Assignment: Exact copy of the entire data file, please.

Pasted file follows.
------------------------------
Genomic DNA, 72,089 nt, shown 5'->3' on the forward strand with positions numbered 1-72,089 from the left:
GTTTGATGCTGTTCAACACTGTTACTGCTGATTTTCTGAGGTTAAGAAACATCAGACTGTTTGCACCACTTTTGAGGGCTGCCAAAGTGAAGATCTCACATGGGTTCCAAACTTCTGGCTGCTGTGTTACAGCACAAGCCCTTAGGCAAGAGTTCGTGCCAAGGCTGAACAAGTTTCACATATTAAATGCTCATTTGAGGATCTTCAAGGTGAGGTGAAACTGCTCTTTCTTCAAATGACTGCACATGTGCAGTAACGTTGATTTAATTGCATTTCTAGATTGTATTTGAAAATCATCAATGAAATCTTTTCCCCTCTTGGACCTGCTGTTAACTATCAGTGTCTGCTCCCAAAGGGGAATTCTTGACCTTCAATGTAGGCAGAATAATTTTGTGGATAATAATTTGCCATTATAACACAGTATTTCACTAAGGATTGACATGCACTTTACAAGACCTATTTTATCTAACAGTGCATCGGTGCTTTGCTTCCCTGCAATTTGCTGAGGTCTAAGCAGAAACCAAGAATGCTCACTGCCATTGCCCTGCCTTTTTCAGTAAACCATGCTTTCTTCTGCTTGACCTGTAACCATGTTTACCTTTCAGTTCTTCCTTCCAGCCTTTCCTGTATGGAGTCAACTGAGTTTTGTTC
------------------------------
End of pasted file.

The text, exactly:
Genomic DNA, 72,089 nt, shown 5'->3' on the forward strand with positions numbered 1-72,089 from the left:
GTTTGATGCTGTTCAACACTGTTACTGCTGATTTTCTGAGGTTAAGAAACATCAGACTGTTTGCACCACTTTTGAGGGCTGCCAAAGTGAAGATCTCACATGGGTTCCAAACTTCTGGCTGCTGTGTTACAGCACAAGCCCTTAGGCAAGAGTTCGTGCCAAGGCTGAACAAGTTTCACATATTAAATGCTCATTTGAGGATCTTCAAGGTGAGGTGAAACTGCTCTTTCTTCAAATGACTGCACATGTGCAGTAACGTTGATTTAATTGCATTTCTAGATTGTATTTGAAAATCATCAATGAAATCTTTTCCCCTCTTGGACCTGCTGTTAACTATCAGTGTCTGCTCCCAAAGGGGAATTCTTGACCTTCAATGTAGGCAGAATAATTTTGTGGATAATAATTTGCCATTATAACACAGTATTTCACTAAGGATTGACATGCACTTTACAAGACCTATTTTATCTAACAGTGCATCGGTGCTTTGCTTCCCTGCAATTTGCTGAGGTCTAAGCAGAAACCAAGAATGCTCACTGCCATTGCCCTGCCTTTTTCAGTAAACCATGCTTTCTTCTGCTTGACCTGTAACCATGTTTACCTTTCAGTTCTTCCTTCCAGCCTTTCCTGTATGGAGTCAACTGAGTTTTGTTC